Department of History and Welsh History
Hugh Owen Building
Dr Elizabeth New BA (Exeter), MA (York), PhD (London) is a Fellow of the Society of Antiquaries and a Fellow of the Royal Historical Society. Her research interests focus on high and later medieval England and Wales, especially its social, cultural and religious history; the visual and material culture of medieval Britain and northern Europe; and heritage studies. Dr New is Co-Investigator of the AHRC funded* Imprint: a forensic and historical investigation of fingerprints on medieval seals* project https://twitter.com/Imprint_Project She is also a member of the Library & Collections Committee of the Society of Antiquaries of London, an advisor to the British Academy English Episcopal Acta *project, Chair of *Sigillvm (the international association for the study of seals), and a member of the Aberystwyth University Special Collections Committee.
Dr Elizabeth New works on the social, cultural and religious history and material and visual culture of medieval Britain, and on aspects of heritage studies. She has particular interests in representation and identity among non-elites, the manifestation of Christocentric devotion, and in the form, function and uses of medieval seals.
Dr New is in the final stages of an edition of the records of the Jesus Guild in St Paul's Cathedral (Oxford, Bodleian Tanner MS 221), which provide valuable insights into socio-economic networks and the 'economy of salvation' on the eve of the Reformation. Dr New also continues to work on aspects of the Holy Name (the subject of her PhD) in relation to expressions of Christocentric devotion. Seals and sealing practices form a significant strand of Dr New's research activities, and she is currently working on a major monograph which utilises sigillographic material to investigate the construct and expression of identity (personal, familial, communal), status, devotional practice and literary awareness in England and Wales, c.1200-1400. She is also working on a series of publications that highlight how a holistic approach to seals and sealing practices, and in particular their full integration into medieval studies, can provide new insights into society and reveal important nuances of cultural meaning. Dr New is Co-Investigator for the AHRC-funded Imprint: a forensic and historical investigation of fingerprints on medieval seals project, and previously was Senior Researcher for the AHRC-funded Seals in Medieval Wales project. Dr New has a range of interests relating to heritage, material culture, and historiography. Current projects include a study of a group of medievalists during the period of the 'professionalization of history', and collaborative projects editing a depositions roll that provides a rare snapshot of life in the early 16th century, and investigating patterns of burial and commemoration in St Paul's Cathedral.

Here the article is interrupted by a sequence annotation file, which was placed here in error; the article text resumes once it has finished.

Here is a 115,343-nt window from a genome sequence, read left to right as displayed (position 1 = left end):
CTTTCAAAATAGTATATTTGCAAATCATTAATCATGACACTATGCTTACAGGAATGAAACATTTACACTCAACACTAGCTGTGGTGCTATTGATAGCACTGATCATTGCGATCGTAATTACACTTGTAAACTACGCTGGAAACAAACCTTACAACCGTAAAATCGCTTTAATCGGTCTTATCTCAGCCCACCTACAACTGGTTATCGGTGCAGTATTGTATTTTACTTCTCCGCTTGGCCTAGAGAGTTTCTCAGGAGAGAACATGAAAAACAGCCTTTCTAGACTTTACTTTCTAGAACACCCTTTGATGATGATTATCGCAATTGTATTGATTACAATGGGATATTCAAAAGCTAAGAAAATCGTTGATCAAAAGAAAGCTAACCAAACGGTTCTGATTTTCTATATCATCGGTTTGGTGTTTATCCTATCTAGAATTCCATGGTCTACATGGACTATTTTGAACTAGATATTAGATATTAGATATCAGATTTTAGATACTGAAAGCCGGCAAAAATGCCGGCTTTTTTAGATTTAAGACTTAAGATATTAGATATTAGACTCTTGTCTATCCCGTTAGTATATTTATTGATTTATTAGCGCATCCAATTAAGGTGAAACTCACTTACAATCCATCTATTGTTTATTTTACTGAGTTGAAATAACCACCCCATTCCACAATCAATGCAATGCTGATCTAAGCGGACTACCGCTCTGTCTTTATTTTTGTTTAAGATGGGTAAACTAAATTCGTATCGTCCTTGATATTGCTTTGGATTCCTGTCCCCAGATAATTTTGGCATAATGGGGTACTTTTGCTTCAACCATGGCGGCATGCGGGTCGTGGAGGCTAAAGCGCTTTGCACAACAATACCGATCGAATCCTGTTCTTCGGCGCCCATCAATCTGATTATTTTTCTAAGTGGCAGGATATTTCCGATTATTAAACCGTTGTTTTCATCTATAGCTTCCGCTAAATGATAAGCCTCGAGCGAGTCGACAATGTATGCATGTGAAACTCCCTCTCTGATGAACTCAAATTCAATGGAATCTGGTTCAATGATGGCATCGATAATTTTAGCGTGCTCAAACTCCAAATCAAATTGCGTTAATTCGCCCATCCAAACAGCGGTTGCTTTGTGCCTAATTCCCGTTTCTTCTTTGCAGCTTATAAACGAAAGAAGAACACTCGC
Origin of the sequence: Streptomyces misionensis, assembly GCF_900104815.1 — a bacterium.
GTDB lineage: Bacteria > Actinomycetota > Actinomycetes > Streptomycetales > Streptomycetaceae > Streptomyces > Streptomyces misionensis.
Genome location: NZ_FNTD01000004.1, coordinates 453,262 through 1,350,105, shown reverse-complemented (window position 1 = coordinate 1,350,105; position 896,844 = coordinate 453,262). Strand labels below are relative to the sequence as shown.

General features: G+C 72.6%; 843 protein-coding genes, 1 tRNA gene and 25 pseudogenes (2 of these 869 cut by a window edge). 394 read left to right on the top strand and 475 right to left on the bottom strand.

Seals and sealing practices in medieval Britain. Approaches include cultural and social history; administrative and legal practices; local studies; imagery and semiotics; cross-cultural and trans-national exchange; archival, museum and historiographical studies.
Religious and devotional practices in later medieval England and Wales, especially the material and visual culture of devotion, guilds and fraternities, Christocentric devotion.
Employability Officer, Department of History & Welsh History